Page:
Five Features Blizzard Should Steal From EverQuest II

There have been discussions of how much EverQuest II has borrowed from World of Warcraft since launch.  Vitality (double exp after resting), icons over quest giver’s heads, and quest NPCs appearing on your map all spring to mind.  (Though EQ2 did WoW one better and shows one icon (a solid orange dot) on your map for NPCs to whom you need to report and another icon (a hollow orange dot) for NPCs who have quests available for you.)

But what about the other way around?  I only started playing WoW a year ago, so I do not know what Blizzard might have borrowed in the past, but since I have started playing I have not noticed anything.  There are, however, some things I wish they would borrow.

Guild Features

Right now in WoW, guilds are a chat channel and a title over your head.  Yes, you can make more out of your guild if you want do it yourself.  You can make up your own structure and go nuts.  But my experience in EQ2 has been that the fact that you can do things to level a guild up, which in turn unlocks special things, is a unifying force for a guild.  It lets even the people who aren’t able to get on and play very much contribute to the guild in some way.  It added, for me, an additional dimension to being in a guild that was a lot of fun.

Blizzard may not want to go the status route, but they could build their own point system easily enough.  They could add some solo faction quests that gave a few points as well as making things like the completion of raids or the slaying of instance bosses worth points as well.  For PvP guilds, you could give points for honorable kills and victories in the battlegrounds. 

What should they hand out for guild levels?  They can swipe that from EQ2 as well.  A guild bank, with more slots at various levels.  Unique mounts.  Discounts on items.  Titles.  The people at Blizzard are creative.  They could come up with dozens more.

The usual grouse about the guild features is that it favors larger guilds.  Yes, this is true, but it also helps build cohesion in those larger guilds, and in a big guild that can help a lot.  People become invested in the guild and they are less likely to jump ship.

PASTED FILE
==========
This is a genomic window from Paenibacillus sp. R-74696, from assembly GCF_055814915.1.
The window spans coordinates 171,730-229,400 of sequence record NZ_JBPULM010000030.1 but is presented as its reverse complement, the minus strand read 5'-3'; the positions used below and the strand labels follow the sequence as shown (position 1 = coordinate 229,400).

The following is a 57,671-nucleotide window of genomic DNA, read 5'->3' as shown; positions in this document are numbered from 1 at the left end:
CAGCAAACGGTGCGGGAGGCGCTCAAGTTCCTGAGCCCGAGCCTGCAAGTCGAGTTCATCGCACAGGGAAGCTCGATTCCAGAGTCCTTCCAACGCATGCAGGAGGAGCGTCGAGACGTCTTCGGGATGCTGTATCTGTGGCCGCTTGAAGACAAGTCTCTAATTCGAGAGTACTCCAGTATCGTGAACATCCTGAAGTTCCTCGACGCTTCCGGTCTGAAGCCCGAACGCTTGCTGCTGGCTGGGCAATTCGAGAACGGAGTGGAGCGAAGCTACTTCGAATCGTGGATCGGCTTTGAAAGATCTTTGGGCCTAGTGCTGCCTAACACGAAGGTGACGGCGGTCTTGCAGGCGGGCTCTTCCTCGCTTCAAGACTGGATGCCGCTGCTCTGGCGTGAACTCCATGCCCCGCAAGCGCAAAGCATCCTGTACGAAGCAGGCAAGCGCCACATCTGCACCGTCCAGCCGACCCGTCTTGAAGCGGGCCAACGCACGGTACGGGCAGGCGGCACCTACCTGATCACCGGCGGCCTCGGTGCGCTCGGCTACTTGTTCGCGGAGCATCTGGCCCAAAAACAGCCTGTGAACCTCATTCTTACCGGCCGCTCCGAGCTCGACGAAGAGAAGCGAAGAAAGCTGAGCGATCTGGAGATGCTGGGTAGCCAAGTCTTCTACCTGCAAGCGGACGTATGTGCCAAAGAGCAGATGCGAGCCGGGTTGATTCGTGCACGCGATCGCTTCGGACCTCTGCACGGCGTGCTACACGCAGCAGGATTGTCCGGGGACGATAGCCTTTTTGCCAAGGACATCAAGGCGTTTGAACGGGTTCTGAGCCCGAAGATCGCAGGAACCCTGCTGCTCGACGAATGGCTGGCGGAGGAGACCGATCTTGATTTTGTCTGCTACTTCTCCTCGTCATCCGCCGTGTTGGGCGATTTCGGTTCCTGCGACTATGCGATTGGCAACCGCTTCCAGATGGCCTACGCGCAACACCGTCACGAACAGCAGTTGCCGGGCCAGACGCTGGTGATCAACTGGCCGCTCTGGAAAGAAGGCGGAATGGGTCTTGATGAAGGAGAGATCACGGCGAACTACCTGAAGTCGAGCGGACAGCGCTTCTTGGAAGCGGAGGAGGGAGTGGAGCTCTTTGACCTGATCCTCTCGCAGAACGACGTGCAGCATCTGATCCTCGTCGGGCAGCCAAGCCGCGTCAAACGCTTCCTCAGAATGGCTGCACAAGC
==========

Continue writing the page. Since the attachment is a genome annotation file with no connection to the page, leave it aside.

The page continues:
And even smaller guilds are not left out.  Shades of Twilight, the Crushbone guild in which some friends and I keep our alts, is level 28, mostly on the work of three people.  That is enough to get a useful amount of guild bank slots and access to reduced price mounts.

Action Key

Here is one I want desperately.  In EQ2, if I put the cursor over an item and hit ‘F’ it acts like a mouse click.  Maybe I have click-phobia after wrecking a trackball playing Diablo II earlier in the decade, but I love this feature.  I put the cursor in a central location on the screen and keep my hands off the mouse for long stretches.  I harvest, open doors, select things, everything you do with a mouse click via the keyboard. (With a little maneuvering to place the cursor.)  This might also cure my annoyance at not having the “H for Hail” key if it allowed me to start interacting with NPCs without reaching for the mouse. 

NPC Finding

In towns in EQ2 you can go up to a guard and one of the interaction options you have is “Find NPC.”  You put in the NPC’s first name, or even part of their name, and the game puts an “X” on your map where that NPC is.  Just often enough I am in Darnassus looking for an NPC and I have no clue where to begin.  I just do not know the city, so I end up just running around until I get that dot on my mini-map.  I want to be able to ask a guard for directions.  The guard will already tell me where some general things are (a feature which EQ2 should copy!) but for a specific NPC you are on your own.